But there are other genres which I was exposed to which seems to have defined my tastes and sensibilities. I would, surely, write about them some other day and would restrict this post to the collection of Ayyappa songs my father had. We rarely chose what was played, when he was around. He was the king of the house. When he wasn't around or when he was involved in something else, we would play some of our choices. Given that we never bought tapes on our own (the concept of pocket money was sacrilegious) our selections were a subset of what he thought was good music albeit not his favourite. Dad's collection of Ayyappa bhajans were nearly all sung by Yesudas (or Jesudas). His voice carried the melody and overflowing love that is vital for singing bhajans. I remember singing those bhajans in words made up to sound like the ones that were being sung. We understood none of the words nor their import, but somehow, in all that ignorance, we recognised Beauty and tried our best to mimic it in the hope that our hours be filled with the same goodness that we heard on tape.

Of the many songs that played through the chambers of my childhood, I will present and translate one of them. I do not know Malayalam (though I can understand the gist of a conversation) and hence, sought the help of a couple of Mallu friends (thanks to you, D). What I offer is to the best of what I carry with me. All errors welcome correction. Before you read my translation, I would request you to wait for the evening and when no one is at home, switch off the lights and listen to the attached song. Close your eyes, too. Once done please read the translation (yes, wipe those tears, too). I agree that the background score is not necessarily the most apt, but that is merely an infinitesimal blemish (like that on the moon). Nevertheless, it is far far more melodious than what is currently boomed out of speakers on roadsides during the Dec.-Jan. months (esp. in Madras). Sheesh!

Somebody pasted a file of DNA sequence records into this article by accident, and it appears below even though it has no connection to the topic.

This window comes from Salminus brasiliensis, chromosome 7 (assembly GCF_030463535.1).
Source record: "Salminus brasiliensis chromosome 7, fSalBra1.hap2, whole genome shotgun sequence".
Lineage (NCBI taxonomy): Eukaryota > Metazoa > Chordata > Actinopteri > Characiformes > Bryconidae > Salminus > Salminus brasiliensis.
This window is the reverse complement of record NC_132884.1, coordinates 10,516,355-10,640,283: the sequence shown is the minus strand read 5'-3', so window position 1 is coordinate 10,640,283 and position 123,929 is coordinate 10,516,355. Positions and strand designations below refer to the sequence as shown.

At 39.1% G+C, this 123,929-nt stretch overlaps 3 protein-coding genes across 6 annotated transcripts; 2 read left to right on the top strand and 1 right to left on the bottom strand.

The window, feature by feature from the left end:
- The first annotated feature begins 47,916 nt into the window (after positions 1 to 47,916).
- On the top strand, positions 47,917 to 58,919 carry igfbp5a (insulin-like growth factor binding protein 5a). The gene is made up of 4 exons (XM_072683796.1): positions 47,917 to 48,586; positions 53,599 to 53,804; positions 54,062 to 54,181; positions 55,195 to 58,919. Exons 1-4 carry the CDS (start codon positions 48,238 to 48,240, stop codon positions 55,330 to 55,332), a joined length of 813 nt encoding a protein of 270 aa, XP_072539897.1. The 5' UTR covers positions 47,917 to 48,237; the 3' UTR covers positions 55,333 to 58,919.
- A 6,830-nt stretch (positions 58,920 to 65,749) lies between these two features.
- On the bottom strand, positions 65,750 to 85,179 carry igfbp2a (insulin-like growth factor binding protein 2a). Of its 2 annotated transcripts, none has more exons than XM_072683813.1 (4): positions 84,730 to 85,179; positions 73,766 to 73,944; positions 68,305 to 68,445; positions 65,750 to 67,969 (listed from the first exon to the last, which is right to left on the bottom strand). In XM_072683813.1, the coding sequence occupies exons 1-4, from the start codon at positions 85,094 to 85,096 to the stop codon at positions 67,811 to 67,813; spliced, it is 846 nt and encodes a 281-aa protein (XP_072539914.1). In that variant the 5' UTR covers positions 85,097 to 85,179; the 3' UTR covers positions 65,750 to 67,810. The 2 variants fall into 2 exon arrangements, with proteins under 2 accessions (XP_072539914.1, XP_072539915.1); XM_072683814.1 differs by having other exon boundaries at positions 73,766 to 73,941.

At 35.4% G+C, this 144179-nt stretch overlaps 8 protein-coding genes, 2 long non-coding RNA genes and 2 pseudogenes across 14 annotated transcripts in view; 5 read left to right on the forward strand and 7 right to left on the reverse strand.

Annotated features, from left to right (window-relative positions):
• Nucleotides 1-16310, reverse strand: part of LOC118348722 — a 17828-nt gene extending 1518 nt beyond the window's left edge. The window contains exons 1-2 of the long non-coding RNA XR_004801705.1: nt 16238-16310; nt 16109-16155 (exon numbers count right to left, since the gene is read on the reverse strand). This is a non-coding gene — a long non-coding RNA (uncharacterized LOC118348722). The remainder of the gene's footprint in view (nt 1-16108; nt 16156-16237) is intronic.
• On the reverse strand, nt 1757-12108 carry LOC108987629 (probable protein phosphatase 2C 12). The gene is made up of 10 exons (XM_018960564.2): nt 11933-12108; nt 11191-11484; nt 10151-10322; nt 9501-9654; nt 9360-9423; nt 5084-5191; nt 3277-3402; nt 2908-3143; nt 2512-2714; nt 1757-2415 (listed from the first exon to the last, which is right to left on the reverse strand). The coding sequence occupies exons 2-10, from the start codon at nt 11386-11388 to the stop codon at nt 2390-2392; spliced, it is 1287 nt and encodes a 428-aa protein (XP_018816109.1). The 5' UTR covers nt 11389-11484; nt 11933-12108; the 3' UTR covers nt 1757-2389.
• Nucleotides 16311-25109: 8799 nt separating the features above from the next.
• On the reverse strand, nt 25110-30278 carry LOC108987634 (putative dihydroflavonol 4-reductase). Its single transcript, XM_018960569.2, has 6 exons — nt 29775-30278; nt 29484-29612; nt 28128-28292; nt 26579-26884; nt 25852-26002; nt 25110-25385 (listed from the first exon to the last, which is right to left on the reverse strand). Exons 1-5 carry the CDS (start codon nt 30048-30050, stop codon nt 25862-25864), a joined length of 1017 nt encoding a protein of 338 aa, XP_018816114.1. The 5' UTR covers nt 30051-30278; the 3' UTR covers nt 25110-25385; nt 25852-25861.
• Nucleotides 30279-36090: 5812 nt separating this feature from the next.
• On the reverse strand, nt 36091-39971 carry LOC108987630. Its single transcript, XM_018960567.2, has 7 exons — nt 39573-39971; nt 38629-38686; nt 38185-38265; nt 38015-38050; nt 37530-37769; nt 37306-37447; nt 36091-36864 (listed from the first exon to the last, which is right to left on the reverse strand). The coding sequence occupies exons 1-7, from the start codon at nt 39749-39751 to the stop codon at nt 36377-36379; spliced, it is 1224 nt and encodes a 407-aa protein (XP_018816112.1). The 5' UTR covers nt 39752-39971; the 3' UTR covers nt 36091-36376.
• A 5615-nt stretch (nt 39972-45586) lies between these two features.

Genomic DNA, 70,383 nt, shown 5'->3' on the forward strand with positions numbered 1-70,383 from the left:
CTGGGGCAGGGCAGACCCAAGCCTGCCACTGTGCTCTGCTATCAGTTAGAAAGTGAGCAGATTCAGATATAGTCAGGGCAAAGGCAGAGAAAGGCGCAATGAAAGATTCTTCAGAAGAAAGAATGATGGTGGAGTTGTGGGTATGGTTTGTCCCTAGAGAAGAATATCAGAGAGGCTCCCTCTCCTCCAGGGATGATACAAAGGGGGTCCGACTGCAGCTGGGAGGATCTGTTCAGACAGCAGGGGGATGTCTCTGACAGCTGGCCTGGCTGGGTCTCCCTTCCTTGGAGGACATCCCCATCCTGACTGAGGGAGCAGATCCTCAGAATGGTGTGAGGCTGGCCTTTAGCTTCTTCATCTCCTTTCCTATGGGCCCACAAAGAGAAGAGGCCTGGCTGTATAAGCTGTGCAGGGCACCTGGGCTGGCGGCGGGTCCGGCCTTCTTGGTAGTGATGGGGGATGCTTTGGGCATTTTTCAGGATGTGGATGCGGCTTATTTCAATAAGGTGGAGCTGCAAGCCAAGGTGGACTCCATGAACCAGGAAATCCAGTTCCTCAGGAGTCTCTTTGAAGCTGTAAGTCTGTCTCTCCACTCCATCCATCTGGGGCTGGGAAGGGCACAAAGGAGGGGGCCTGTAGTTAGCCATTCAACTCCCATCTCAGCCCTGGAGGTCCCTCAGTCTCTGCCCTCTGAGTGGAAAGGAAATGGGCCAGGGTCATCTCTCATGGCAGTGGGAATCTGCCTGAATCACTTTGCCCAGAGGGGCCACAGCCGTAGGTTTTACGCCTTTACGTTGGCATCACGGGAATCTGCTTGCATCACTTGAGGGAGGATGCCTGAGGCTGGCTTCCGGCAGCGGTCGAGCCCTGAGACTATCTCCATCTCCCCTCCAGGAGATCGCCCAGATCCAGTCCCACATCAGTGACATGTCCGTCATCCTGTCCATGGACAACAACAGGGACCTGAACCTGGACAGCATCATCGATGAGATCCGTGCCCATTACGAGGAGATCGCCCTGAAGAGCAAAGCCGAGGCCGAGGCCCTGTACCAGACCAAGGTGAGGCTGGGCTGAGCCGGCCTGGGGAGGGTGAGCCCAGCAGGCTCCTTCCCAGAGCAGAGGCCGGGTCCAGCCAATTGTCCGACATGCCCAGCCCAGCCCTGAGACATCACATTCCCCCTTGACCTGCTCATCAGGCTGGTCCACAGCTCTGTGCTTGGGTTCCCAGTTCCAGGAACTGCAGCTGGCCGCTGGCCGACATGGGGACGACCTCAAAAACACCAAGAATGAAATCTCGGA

Ninne kandu kothi theernoru kannukalundo
Ninne thozhuthu thripthiyadanja kaiyyukalundo
Ninne kumbittaashasamecha shirassukalundo
Ninte naamam paadi maduthoru naavukalundo
Ayyappa...ayyappa...swami ayyappa [Refrain]

Having glimpsed your beauty once, can anyone's eyes be satiated?
Having prayed to your glory, can there be hands that have had enough?
Bowing down to your greatness, are there foreheads which won't repeat [bowing]?
Is there a tongue which sang your praise and felt tired?
Ayyappa, Ayyappa, Lord Ayyappa!

Kandaal mathi vannidumo ninnude komala roopam
Kettaal mathi vannidumo ninnude keerthana jaalam
Kaduppamaanennaalum kerum karineelaadrikalil
Maduppu vannidumo manikanda chavittuvaan veendum
Ayyappa...ayyappa...swami ayyappa (refrain)

When my eyes see, all they see is your soft features.
When my ears listen, all they hear are praises sung to you.
However daunting the stride, I would still climb Karimala (Kari+aadri)
Can I ever tire, Manikanda, to climb your hill (to see you)?
Ayyappa, Ayyappa, Lord Ayyappa.
(Manikandan is one of the names of Lord Ayyappa and it also happens to be one of mine!!!)

Orikkal nin mala pon mala pookiya bhakthanu veendum
Orukkamalle bhagavaane pon padikal kereedaan
Thudichidum nin chaithannya palaazhiyile
Poonthein thirakalil mungi kulikkuvaan kothiyillaathavarundo
Ayyappa...ayyappa...swami ayyappa (refrain)

Having once been blessed with a trip up your golden hill
Aren't they drawn to climbing it (the golden steps) all over again, Oh Lord!?
Oh Chaitanya! In your throbbing ocean of milk
Doesn't everyone want to bathe in those nectar sweet waves?
Ayyappa, ayyappa, Lord Ayyappa.

Somehow, these songs and others remind me of a time when life was a lot simpler and filled with moments of joy. As we grow up, we seem to be empowered to rid our lives of difficulties and fill it with joy, but we seem to be largely incapable. Why else would people always miss those days?